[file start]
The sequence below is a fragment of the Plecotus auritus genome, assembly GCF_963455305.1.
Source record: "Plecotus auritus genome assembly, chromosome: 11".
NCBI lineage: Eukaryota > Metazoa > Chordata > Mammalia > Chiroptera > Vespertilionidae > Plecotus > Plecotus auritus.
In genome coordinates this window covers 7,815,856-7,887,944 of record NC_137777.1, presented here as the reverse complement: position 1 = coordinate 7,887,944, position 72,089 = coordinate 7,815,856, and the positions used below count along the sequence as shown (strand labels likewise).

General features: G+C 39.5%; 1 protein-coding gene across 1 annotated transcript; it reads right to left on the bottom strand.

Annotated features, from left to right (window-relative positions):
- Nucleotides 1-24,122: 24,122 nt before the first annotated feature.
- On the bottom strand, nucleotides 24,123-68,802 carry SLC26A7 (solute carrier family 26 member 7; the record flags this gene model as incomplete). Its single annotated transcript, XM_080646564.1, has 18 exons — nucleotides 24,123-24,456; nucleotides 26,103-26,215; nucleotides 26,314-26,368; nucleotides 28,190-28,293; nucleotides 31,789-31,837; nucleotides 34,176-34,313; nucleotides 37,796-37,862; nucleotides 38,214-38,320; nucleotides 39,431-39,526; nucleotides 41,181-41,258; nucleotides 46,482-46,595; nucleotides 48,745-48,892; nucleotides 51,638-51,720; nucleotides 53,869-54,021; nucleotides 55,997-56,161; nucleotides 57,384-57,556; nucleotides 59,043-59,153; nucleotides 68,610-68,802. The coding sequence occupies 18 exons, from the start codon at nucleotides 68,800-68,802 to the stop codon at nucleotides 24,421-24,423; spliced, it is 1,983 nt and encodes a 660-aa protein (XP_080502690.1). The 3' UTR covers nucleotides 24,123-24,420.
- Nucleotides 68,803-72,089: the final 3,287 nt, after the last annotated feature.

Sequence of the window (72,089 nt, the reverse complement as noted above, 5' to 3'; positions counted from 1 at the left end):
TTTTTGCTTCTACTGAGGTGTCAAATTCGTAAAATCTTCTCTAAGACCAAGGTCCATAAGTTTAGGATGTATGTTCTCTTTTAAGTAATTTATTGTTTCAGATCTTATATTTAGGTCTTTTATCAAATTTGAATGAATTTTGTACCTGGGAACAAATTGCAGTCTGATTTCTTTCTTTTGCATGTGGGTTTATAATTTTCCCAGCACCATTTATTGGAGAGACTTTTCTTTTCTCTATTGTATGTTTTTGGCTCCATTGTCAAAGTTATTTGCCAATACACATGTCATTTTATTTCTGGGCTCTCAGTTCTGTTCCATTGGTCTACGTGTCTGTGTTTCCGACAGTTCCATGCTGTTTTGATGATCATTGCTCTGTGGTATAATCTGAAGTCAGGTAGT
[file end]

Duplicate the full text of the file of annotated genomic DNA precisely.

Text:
The sequence below is a fragment of the Plecotus auritus genome, assembly GCF_963455305.1.
Source record: "Plecotus auritus genome assembly, chromosome: 11".
NCBI lineage: Eukaryota > Metazoa > Chordata > Mammalia > Chiroptera > Vespertilionidae > Plecotus > Plecotus auritus.
In genome coordinates this window covers 7,815,856-7,887,944 of record NC_137777.1, presented here as the reverse complement: position 1 = coordinate 7,887,944, position 72,089 = coordinate 7,815,856, and the positions used below count along the sequence as shown (strand labels likewise).

General features: G+C 39.5%; 1 protein-coding gene across 1 annotated transcript; it reads right to left on the bottom strand.

Annotated features, from left to right (window-relative positions):
- Nucleotides 1-24,122: 24,122 nt before the first annotated feature.
- On the bottom strand, nucleotides 24,123-68,802 carry SLC26A7 (solute carrier family 26 member 7; the record flags this gene model as incomplete). Its single annotated transcript, XM_080646564.1, has 18 exons — nucleotides 24,123-24,456; nucleotides 26,103-26,215; nucleotides 26,314-26,368; nucleotides 28,190-28,293; nucleotides 31,789-31,837; nucleotides 34,176-34,313; nucleotides 37,796-37,862; nucleotides 38,214-38,320; nucleotides 39,431-39,526; nucleotides 41,181-41,258; nucleotides 46,482-46,595; nucleotides 48,745-48,892; nucleotides 51,638-51,720; nucleotides 53,869-54,021; nucleotides 55,997-56,161; nucleotides 57,384-57,556; nucleotides 59,043-59,153; nucleotides 68,610-68,802. The coding sequence occupies 18 exons, from the start codon at nucleotides 68,800-68,802 to the stop codon at nucleotides 24,421-24,423; spliced, it is 1,983 nt and encodes a 660-aa protein (XP_080502690.1). The 3' UTR covers nucleotides 24,123-24,420.
- Nucleotides 68,803-72,089: the final 3,287 nt, after the last annotated feature.

Sequence of the window (72,089 nt, the reverse complement as noted above, 5' to 3'; positions counted from 1 at the left end):
TTTTTGCTTCTACTGAGGTGTCAAATTCGTAAAATCTTCTCTAAGACCAAGGTCCATAAGTTTAGGATGTATGTTCTCTTTTAAGTAATTTATTGTTTCAGATCTTATATTTAGGTCTTTTATCAAATTTGAATGAATTTTGTACCTGGGAACAAATTGCAGTCTGATTTCTTTCTTTTGCATGTGGGTTTATAATTTTCCCAGCACCATTTATTGGAGAGACTTTTCTTTTCTCTATTGTATGTTTTTGGCTCCATTGTCAAAGTTATTTGCCAATACACATGTCATTTTATTTCTGGGCTCTCAGTTCTGTTCCATTGGTCTACGTGTCTGTGTTTCCGACAGTTCCATGCTGTTTTGATGATCATTGCTCTGTGGTATAATCTGAAGTCAGGTAGT